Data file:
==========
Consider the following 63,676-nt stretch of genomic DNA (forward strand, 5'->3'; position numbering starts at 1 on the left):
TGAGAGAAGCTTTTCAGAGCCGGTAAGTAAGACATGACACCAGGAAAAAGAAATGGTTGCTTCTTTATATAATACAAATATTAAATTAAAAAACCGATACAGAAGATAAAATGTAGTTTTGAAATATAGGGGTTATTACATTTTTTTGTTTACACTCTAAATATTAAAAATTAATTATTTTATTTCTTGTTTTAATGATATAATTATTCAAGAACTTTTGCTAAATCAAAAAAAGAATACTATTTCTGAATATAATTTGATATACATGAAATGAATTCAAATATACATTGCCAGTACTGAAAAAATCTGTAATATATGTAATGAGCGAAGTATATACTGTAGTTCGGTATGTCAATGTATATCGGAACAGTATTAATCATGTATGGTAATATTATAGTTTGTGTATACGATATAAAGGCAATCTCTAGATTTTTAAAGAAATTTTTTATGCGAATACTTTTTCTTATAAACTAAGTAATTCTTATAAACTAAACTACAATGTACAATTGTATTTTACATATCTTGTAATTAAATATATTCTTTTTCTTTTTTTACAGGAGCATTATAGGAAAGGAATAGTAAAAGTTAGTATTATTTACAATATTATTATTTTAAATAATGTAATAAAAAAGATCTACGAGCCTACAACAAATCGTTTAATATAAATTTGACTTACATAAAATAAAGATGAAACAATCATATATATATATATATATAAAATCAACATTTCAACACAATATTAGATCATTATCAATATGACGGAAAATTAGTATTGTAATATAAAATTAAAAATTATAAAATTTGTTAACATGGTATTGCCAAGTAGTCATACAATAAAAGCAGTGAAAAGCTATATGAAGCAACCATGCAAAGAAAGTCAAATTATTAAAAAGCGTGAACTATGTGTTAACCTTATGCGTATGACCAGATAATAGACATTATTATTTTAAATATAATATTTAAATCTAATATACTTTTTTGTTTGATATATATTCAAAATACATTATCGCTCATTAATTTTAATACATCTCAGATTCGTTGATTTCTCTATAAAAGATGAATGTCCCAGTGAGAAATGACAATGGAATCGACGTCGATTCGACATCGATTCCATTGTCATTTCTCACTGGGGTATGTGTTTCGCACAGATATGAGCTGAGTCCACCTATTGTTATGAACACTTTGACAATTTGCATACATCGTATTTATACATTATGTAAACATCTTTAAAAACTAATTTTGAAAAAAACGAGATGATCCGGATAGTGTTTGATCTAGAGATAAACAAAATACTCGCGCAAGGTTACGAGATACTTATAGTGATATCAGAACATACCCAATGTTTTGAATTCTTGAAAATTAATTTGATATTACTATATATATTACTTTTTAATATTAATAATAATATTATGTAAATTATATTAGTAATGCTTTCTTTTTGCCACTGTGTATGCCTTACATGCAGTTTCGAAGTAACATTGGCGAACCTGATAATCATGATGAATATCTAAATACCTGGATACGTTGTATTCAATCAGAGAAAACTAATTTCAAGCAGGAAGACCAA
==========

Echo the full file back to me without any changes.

Consider the following 63,676-nt stretch of genomic DNA (forward strand, 5'->3'; position numbering starts at 1 on the left):
TGAGAGAAGCTTTTCAGAGCCGGTAAGTAAGACATGACACCAGGAAAAAGAAATGGTTGCTTCTTTATATAATACAAATATTAAATTAAAAAACCGATACAGAAGATAAAATGTAGTTTTGAAATATAGGGGTTATTACATTTTTTTGTTTACACTCTAAATATTAAAAATTAATTATTTTATTTCTTGTTTTAATGATATAATTATTCAAGAACTTTTGCTAAATCAAAAAAAGAATACTATTTCTGAATATAATTTGATATACATGAAATGAATTCAAATATACATTGCCAGTACTGAAAAAATCTGTAATATATGTAATGAGCGAAGTATATACTGTAGTTCGGTATGTCAATGTATATCGGAACAGTATTAATCATGTATGGTAATATTATAGTTTGTGTATACGATATAAAGGCAATCTCTAGATTTTTAAAGAAATTTTTTATGCGAATACTTTTTCTTATAAACTAAGTAATTCTTATAAACTAAACTACAATGTACAATTGTATTTTACATATCTTGTAATTAAATATATTCTTTTTCTTTTTTTACAGGAGCATTATAGGAAAGGAATAGTAAAAGTTAGTATTATTTACAATATTATTATTTTAAATAATGTAATAAAAAAGATCTACGAGCCTACAACAAATCGTTTAATATAAATTTGACTTACATAAAATAAAGATGAAACAATCATATATATATATATATATAAAATCAACATTTCAACACAATATTAGATCATTATCAATATGACGGAAAATTAGTATTGTAATATAAAATTAAAAATTATAAAATTTGTTAACATGGTATTGCCAAGTAGTCATACAATAAAAGCAGTGAAAAGCTATATGAAGCAACCATGCAAAGAAAGTCAAATTATTAAAAAGCGTGAACTATGTGTTAACCTTATGCGTATGACCAGATAATAGACATTATTATTTTAAATATAATATTTAAATCTAATATACTTTTTTGTTTGATATATATTCAAAATACATTATCGCTCATTAATTTTAATACATCTCAGATTCGTTGATTTCTCTATAAAAGATGAATGTCCCAGTGAGAAATGACAATGGAATCGACGTCGATTCGACATCGATTCCATTGTCATTTCTCACTGGGGTATGTGTTTCGCACAGATATGAGCTGAGTCCACCTATTGTTATGAACACTTTGACAATTTGCATACATCGTATTTATACATTATGTAAACATCTTTAAAAACTAATTTTGAAAAAAACGAGATGATCCGGATAGTGTTTGATCTAGAGATAAACAAAATACTCGCGCAAGGTTACGAGATACTTATAGTGATATCAGAACATACCCAATGTTTTGAATTCTTGAAAATTAATTTGATATTACTATATATATTACTTTTTAATATTAATAATAATATTATGTAAATTATATTAGTAATGCTTTCTTTTTGCCACTGTGTATGCCTTACATGCAGTTTCGAAGTAACATTGGCGAACCTGATAATCATGATGAATATCTAAATACCTGGATACGTTGTATTCAATCAGAGAAAACTAATTTCAAGCAGGAAGACCAA